What’s Really Going On With Stevia?

On paper, stevia seems like a pretty amazing thing. First of all, it’s many times sweeter than sugar. Plus, it contains no calories. Finally, the natural plant extract has a remarkably long history of use in South America.

And, for these reasons, it’s understandable that stevia has enjoyed a rapid rise in popularity over the past few years. But, the truth is that there are still quite a few things we have yet to fully understand about stevia, how it works, and whether or not it’s actually safe to use.

Well…That’s Weird

Foremost among the questions surrounding stevia is this: If the sweetener is indeed calorie-free, then why have studies shown that it has an impact on blood sugar? But that’s not even the strange part. Unlike other sweet things, stevia doesn’t raise your blood sugar levels. It lowers them.

Which really doesn’t make a lot of sense.

Or, at least, it didn’t until a recent study unraveled all of this. The study, published in the journal Nature Communications found that stevia extract stimulates a very specific protein channel called TRPM5. Apart from having a pretty remarkably challenging name, this protein is responsible for both sweet and bitter tastes. Which explains why stevia tends to have a bitter aftertaste despite being so very sweet initially.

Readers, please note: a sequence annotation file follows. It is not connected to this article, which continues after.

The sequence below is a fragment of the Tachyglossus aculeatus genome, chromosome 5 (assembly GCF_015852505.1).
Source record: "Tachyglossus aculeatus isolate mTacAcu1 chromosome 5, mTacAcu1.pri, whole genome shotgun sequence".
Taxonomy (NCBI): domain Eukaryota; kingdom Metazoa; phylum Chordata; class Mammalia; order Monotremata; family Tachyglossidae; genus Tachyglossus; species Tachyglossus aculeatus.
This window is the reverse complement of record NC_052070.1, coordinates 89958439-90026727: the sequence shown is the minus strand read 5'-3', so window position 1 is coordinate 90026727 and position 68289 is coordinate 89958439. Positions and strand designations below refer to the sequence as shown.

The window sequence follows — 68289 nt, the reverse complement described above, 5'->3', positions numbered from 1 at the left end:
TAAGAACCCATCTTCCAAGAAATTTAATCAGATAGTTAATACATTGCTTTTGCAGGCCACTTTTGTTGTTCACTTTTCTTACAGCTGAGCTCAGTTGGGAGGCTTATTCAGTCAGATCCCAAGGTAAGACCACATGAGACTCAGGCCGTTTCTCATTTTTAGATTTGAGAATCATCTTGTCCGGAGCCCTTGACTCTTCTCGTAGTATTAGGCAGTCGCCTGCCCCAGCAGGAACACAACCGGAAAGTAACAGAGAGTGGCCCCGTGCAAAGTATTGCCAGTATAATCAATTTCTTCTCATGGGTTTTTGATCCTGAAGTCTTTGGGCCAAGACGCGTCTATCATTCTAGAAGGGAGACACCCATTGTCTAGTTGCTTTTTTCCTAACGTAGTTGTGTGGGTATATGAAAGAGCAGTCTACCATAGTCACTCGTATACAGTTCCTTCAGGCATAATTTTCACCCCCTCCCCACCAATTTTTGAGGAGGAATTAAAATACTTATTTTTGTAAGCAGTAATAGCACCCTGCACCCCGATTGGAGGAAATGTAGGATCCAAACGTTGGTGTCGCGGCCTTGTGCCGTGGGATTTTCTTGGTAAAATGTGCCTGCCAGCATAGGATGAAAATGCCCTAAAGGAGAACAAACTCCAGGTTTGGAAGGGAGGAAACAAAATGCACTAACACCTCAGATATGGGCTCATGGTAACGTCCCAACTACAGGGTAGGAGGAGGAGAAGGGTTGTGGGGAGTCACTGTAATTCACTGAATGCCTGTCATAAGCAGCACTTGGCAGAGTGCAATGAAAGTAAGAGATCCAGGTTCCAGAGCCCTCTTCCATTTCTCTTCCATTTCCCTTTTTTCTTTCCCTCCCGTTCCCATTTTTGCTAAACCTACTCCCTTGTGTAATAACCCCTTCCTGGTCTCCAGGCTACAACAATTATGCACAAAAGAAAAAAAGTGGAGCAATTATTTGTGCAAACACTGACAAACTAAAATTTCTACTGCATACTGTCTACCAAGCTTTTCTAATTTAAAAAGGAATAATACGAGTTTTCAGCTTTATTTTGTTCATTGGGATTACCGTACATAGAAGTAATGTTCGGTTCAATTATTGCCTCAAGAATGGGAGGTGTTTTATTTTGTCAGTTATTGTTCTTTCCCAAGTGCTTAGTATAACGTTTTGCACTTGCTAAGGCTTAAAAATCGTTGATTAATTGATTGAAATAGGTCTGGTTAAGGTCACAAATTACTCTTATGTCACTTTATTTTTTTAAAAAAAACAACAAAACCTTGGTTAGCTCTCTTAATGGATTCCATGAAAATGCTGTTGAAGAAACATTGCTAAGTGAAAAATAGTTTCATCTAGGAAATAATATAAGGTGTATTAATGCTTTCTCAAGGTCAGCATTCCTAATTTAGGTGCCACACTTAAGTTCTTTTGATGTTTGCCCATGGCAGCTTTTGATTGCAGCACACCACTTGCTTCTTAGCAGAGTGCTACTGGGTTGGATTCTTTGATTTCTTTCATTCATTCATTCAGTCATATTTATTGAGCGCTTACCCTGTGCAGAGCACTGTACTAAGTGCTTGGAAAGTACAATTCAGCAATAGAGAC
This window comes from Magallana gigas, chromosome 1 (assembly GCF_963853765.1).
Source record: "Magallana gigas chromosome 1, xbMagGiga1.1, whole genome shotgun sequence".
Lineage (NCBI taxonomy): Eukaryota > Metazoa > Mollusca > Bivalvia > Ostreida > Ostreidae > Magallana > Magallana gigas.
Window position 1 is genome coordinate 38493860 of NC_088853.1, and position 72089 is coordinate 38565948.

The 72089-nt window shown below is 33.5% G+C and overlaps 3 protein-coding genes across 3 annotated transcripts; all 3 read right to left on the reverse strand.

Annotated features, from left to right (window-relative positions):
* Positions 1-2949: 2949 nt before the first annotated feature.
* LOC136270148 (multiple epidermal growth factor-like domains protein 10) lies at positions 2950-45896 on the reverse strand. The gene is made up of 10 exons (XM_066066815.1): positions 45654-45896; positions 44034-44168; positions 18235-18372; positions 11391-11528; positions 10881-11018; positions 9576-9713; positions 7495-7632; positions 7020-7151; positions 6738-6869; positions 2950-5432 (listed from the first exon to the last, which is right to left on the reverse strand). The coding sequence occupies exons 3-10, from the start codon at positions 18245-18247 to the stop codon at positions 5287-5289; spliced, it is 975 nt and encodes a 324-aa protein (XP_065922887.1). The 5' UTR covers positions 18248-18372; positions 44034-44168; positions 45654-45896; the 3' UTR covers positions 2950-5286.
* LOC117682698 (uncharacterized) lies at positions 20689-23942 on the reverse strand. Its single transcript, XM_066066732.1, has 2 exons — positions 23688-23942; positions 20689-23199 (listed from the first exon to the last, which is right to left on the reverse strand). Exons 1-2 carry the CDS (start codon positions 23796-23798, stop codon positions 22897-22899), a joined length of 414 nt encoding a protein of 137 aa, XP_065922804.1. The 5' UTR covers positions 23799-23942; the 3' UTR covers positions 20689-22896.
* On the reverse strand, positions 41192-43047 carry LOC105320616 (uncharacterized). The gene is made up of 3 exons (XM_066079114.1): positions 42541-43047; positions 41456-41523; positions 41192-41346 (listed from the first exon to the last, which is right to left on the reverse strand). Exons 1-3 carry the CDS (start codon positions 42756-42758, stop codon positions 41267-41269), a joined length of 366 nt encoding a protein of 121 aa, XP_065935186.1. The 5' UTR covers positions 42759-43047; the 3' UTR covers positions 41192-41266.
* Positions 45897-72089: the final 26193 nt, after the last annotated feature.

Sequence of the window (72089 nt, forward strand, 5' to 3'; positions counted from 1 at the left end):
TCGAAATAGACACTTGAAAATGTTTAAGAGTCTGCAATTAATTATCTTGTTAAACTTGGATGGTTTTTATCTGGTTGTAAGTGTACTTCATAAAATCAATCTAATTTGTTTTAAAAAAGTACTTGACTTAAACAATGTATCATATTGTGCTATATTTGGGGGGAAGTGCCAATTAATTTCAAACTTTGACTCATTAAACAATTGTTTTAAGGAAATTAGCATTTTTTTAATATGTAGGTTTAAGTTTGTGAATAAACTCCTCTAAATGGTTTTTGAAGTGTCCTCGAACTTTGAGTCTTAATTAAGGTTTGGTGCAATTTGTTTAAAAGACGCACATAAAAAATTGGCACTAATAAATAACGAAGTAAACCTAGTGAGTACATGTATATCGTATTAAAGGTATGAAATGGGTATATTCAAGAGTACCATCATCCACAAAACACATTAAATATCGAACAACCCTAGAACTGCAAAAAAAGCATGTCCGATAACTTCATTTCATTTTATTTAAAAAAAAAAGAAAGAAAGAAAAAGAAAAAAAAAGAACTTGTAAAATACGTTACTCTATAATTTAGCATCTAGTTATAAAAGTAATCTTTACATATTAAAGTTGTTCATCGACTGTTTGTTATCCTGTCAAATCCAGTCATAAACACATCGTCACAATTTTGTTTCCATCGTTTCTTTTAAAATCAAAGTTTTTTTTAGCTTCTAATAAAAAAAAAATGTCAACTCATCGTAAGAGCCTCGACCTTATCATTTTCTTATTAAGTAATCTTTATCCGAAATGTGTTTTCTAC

But TRPM5 also tells your pancreas that it’s time to release more insulin, which then lowers blood sugar levels.

Interestingly, the same body of research found that when mice were purposely put on a high-fat diet, the TRPM5-rich stevia extract protected them from developing diabetes.

Not All Great

Again, stevia seems pretty fantastic. It’s important to point out, though, that stevia has had a bit of a rocky history with the FDA and struggled to gain approval.

One of the greatest causes for concern came in 2008 when a study was published that linked stevia with an increased risk of developing certain forms of cancer. These findings, though, were limited to test tubes and animal studies, not human trials.

Still, there are skeptics who point out that people are eating an unprecedented amount of stevia and maintaining this habit for years. And there are no studies into the long-term effects of high levels of stevia.

Really, the trick seems to be moderation. If you absolutely need something sweet, stevia does seem like a viable option – particularly for people who are dealing with diabetes or a risk thereof.

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